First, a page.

The perennial drug pricing debate has reached a fever pitch, as loud as it’s ever been over the past few decades. Politicians on both sides are bashing the drug industry with the typical talking points about exorbitant prices, countered of course by the expected talking points about innovation and impact from PhRMA and BIO. Even VC’s and biotech CEOs are actively engaged in letter-writing campaigns to support the industry.
This week Congress is considering a piece of proposed legislation, known as “The Lower Drug Costs Now Act” (or H.R.3), which is similar in form to many of the proposals from multiple presidential candidates (like Elizabeth Warren). Let there be no mistake: these proposals would fundamentally damage the landscape for biomedical innovation in the US.
Even the CBO models that these proposals would lead to a significant reduction in the development of new medicines. This is a very bad outcome for both society and the biopharma sector. I truly hope rational minds will prevail when the legislative process concludes.
Questions have been raised about whether these new pricing proposals will negatively affect early stage biotech venture capital flows and the behavior of the investment community (from causing a “nuclear winter” to those asking “well where else will VCs invest”). The answer is simple: of course they will affect investment.
As a front-line practitioner in early stage biotech venture capital, I can assure you that radical across-the-board cuts in the future pricing of innovative therapies will certainly affect both the scale and pace of investments in new biomedical startups.
I’d like to share my perspective in three sections. First, I’d like to frame some foundational assumptions about investing in new therapies and the implications of radical pricing changes. Second, before we can talk about solutions, we need to share a common understanding of the state of healthcare and how pharmaceuticals fit in. And lastly, I’ll close with my thoughts on a few real measures for pricing reform that make sense. Although far too many words, a nuanced topic like drug pricing needs context – so there’s plenty of it for those willing to read on.
Over the last fifteen years, I’ve invested with one foundational assumption – a variant of the George Merck view that patients come before profits. It’s what I call the “first principle” of early stage biotech investing: if we can positively impact the lives of patients by discovering and developing an innovative new medicine, the system will reward that risk-taking with superlative investment returns.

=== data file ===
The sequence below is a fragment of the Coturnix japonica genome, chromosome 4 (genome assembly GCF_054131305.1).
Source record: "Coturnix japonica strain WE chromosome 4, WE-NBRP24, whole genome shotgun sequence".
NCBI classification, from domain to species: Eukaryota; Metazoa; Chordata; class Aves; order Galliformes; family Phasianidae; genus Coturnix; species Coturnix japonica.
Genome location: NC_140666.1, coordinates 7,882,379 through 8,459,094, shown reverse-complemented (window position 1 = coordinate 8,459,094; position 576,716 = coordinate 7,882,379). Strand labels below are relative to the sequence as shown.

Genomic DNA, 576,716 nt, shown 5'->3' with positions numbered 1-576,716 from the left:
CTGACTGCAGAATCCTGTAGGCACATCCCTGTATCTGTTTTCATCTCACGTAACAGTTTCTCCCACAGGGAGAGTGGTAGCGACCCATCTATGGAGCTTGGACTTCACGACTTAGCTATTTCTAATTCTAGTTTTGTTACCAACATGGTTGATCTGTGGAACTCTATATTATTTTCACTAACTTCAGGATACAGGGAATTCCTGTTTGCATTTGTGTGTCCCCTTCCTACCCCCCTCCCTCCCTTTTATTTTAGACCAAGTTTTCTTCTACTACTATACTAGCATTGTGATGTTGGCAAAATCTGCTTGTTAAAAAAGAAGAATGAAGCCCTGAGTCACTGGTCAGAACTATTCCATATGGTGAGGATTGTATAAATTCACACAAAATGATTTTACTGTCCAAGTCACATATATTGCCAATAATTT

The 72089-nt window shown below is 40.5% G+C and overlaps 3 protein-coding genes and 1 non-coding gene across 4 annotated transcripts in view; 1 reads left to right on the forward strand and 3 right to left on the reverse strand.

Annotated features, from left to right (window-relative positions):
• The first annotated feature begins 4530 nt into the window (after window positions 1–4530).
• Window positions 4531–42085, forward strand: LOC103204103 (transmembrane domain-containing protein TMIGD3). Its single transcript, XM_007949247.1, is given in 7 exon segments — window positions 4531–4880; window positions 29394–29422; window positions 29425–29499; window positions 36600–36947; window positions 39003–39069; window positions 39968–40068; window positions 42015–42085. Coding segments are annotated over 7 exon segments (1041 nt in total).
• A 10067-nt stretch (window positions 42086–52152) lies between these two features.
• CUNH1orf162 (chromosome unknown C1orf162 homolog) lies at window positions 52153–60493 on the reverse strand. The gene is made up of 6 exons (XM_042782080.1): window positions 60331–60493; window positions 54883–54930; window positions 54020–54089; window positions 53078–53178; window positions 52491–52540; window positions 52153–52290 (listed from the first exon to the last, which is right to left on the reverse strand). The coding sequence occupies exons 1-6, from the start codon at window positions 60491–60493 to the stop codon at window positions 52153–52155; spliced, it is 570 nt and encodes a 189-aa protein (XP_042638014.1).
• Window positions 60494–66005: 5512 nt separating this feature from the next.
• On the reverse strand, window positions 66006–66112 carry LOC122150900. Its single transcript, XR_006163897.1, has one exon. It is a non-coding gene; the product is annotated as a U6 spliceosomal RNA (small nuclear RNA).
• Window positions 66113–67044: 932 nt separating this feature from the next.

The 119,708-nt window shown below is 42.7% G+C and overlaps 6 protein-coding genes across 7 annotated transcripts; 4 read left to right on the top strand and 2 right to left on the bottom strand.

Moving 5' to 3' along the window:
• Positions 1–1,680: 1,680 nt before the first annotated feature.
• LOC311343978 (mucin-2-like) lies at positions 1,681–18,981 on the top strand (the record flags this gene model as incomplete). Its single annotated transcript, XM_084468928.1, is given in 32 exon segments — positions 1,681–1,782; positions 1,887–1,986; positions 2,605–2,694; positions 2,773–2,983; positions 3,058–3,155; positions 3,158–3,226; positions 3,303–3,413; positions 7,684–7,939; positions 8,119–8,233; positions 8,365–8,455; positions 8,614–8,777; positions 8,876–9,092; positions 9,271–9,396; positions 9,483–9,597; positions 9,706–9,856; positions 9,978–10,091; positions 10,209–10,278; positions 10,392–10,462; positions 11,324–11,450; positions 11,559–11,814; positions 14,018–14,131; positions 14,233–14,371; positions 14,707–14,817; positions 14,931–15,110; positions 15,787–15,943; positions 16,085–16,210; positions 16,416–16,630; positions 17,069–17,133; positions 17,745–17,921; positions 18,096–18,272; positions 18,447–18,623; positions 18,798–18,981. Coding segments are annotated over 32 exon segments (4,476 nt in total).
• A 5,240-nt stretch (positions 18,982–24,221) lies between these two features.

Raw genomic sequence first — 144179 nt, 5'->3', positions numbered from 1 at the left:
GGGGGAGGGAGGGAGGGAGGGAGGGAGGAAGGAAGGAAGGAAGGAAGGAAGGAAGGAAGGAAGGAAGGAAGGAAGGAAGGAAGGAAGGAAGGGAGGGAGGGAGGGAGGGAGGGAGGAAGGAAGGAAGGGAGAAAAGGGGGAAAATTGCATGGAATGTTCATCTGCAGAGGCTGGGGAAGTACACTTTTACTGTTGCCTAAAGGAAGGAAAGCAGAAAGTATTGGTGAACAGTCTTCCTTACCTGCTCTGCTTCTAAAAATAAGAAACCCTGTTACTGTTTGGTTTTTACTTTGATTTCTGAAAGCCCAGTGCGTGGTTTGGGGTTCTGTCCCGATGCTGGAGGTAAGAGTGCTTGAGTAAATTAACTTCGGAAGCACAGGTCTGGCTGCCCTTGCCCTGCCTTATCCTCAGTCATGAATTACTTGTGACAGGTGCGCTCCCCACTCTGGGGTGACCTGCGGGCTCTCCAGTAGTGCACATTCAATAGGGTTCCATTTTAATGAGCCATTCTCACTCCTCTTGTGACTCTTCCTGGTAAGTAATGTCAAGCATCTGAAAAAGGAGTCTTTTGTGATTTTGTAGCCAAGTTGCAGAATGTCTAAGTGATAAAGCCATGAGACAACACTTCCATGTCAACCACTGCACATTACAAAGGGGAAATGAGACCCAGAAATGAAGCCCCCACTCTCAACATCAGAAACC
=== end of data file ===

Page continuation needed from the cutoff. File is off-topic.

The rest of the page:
We all know the talking points about biotech being long, costly, and risky: it takes an average of 15 years from idea to product, hundreds of millions of dollars in direct costs per program, and 90% of drugs fail before making it to market. These are the inconvenient truths of drug R&D, and I won’t go into them here.
But they markedly differentiate new therapeutic ventures from most other areas of venture capital; because of this challenging triad of features, early stage biotech venture investors can typically only really underwrite a portion of the R&D value chain. Most of us never see real revenues during the time course of our investment. If a company got started from scratch in drug discovery, we generally never even see new product launches within our 5-10 year investment cycle. I can’t even recall ever building a spreadsheet model with revenues and drug prices in it for any of our new biotech investments. You simply can’t model with any accuracy what the revenues will look like in 15 years when a future drug launches. When we start a drug discovery company, the time to market is too long, the costs to get there too big, and the unpredictability too vast to build a model that is remotely useful. What we do know, with some accuracy, is what the real world unmet needs are for patients, and how we might address their mortality or morbidity. Our new startup investment theses are usually framed purely with that in mind.
In line with that approach, venture investors like Atlas can aptly be called “risk capitalists”. We underwrite lots of different kinds of risk. Foremost is the science risk – making medicines is incredibly hard, as biology and chemistry are way more complicated than textbooks tell you. But there’s also team risk, execution risk, financing risk, competitive risk, etc… And we take on these risks over 5-10 year investment horizons.